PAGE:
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The Future Is Good But Only For Those Who Can Afford It

About 7 yeas ago, I was still working as a salaried guy at this company. It was paying bills, things were alright and what not. Around that time, Microsoft (my favorite tech company by far) released (and they keep releasing interesting videos like all the time) a video depicting in the future. The video – Microsoft’s Concept Future Vision 2020-  is available here at this link, and I have embedded it below, as well.

It is the year 2017 now, and we are 3 years away from whatever the video thought would have happened. Unlike Hollywood movies such as Blade Runner (flying cars, humanoid androids, planet exploration and terraforming) or even poorly made Bollywood movies like Love Story 2050 (which for some reason copies everything from Blade Runner to Star Wars to X-men? What!!! Why god why!!!!) these concept videos are made by folks who are considering the future, trying to build technologies that they can sell. Not a movie audience but an audience that wishes to get work done. In fact, Microsoft has an entire website dedicated to future vision of productivity called Productivity Future Vision.

Thus, much of it is plausible instead of fantastical. I loved that video from 7 years ago, and of course, the website has a more recent vision of productivity and has a different video. A lot of things that are in the concept video are already here. For instance, I see a child write something in English and that gets immediately translated to Hindi, on a transparent wall, for an Indian child to understand. The video is obsessed with transparent screens ( transparent screens are not practical, at least not for everyday usage) but otherwise, everything that happens in the video can happen. Some of it, is already happening.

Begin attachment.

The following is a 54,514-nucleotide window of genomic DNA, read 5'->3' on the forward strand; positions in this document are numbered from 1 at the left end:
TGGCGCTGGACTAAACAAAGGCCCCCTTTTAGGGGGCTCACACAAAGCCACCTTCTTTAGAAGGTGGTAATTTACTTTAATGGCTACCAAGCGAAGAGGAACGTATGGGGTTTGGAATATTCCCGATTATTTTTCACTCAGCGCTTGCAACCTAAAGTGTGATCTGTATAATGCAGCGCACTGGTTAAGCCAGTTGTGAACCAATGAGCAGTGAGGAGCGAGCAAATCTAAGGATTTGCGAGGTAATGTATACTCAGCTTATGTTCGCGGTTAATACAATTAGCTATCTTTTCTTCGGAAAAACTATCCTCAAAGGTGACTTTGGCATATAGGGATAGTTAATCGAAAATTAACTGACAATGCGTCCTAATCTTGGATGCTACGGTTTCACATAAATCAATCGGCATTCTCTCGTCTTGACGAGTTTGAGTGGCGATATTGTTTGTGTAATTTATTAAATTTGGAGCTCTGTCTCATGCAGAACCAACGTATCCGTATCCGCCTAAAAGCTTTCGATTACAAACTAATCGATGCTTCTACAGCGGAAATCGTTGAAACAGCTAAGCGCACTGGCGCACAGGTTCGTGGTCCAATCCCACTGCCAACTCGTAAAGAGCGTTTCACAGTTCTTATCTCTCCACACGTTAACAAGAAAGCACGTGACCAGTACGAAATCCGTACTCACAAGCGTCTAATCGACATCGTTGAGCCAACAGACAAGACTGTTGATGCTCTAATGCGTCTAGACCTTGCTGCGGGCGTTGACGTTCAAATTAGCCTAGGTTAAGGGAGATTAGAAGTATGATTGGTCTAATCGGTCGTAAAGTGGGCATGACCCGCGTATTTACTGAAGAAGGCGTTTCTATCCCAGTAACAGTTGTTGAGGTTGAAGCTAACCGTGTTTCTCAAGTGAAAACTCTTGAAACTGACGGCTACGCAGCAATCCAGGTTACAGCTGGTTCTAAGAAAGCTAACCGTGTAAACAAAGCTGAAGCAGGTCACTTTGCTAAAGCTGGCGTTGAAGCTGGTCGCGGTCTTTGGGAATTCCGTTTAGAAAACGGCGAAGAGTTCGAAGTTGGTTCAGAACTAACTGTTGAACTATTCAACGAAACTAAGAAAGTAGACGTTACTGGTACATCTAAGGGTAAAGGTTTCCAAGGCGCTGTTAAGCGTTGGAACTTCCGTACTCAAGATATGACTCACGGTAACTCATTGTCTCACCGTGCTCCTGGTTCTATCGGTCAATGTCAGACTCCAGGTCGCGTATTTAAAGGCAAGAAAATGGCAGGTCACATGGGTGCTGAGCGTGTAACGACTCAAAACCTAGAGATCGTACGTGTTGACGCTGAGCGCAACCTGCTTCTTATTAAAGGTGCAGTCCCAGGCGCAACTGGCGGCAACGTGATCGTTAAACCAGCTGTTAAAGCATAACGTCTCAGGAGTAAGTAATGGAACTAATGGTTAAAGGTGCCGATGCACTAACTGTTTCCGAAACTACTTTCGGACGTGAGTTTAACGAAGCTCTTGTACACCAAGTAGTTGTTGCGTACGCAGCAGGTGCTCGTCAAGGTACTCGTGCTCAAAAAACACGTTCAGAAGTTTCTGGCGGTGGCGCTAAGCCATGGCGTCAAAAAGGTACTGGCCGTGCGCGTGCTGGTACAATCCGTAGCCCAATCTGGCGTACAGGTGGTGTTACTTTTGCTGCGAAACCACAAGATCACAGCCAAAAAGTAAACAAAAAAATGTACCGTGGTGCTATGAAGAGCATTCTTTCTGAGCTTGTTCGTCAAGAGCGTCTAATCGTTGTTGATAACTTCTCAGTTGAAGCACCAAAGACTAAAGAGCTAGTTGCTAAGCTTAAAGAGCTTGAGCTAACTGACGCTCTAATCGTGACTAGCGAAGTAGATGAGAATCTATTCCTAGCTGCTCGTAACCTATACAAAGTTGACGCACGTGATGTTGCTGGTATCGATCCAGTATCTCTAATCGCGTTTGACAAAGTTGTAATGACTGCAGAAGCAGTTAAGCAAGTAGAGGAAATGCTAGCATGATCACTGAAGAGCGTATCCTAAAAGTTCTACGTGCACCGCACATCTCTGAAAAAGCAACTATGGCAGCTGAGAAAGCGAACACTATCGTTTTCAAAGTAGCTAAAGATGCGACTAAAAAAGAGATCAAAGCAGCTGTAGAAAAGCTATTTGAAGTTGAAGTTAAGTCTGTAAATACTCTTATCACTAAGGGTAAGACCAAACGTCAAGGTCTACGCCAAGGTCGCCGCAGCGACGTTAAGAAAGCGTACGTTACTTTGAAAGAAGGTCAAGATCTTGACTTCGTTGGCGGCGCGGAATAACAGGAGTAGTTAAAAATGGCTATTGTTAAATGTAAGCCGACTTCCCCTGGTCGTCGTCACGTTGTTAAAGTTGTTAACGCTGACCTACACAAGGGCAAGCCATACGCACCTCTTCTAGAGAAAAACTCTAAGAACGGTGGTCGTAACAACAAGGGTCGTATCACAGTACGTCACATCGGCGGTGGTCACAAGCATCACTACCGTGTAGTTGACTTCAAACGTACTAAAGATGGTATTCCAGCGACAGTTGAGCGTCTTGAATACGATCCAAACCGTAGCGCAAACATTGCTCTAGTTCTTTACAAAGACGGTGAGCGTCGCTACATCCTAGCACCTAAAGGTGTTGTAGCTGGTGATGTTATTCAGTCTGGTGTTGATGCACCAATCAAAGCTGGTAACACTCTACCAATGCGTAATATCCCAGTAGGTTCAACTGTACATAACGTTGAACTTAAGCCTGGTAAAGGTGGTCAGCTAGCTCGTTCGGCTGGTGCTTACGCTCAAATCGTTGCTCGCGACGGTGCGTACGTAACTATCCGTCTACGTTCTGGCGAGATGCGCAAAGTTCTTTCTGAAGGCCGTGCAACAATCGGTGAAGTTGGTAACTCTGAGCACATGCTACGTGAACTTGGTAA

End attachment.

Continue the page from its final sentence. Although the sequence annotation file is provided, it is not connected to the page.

Skype already has live language translation. That means, two folks who don’t have a common language could (with conditions applied) speak to each other, and let Skype do the translation. In another scene, objects are dragged from one screen to another screen. The HoloLens from Microsoft can do it today. Move stuff from say the television screen to the portable screen. A lot of scenes use a ‘wheel’ type input device, which is exceedingly cool. Although the ‘non-physical’ wheel is not real, Microsoft recently started selling something similar called ‘Surface Dial’. For creative work, the thing is incredible and totally awesome. Of course, I will say awesome so many times when talking about the future.

In another video (with similar stuff, available at this link ) a woman steps down from airport and by the time she steps out, the cab is already waiting for her, and at the hotel, the concierge is already waiting for her, and she is already checked in. Then, we see a guy who scans a screen at the metro station and pledges some money (the photo interacts with him like it does in the Harry Potter movies) and then continues onward with his journey. Then that woman (who checked into that hotel) wraps up a report on her tablet, and then sends the finished work to her colleague who then proceeds to create a virtual conference room. This video in particular, almost everything that is done here is already possible.

I love such things because life is about technology and progress is measured by it. If not for the fire and wheel, humanity would have long gone extinct.

While all this stuff is already happening (except for borderless and transparent displays), there is something that the video will not say. Or perhaps, it is not supposed to. When all is said and done, Microsoft is a company that is essentially making advertisements for future products. As I have mentioned above, a lot of things in these videos are already available to paying customers. It may not be as cool as it is in the video but it is definitely a future come true.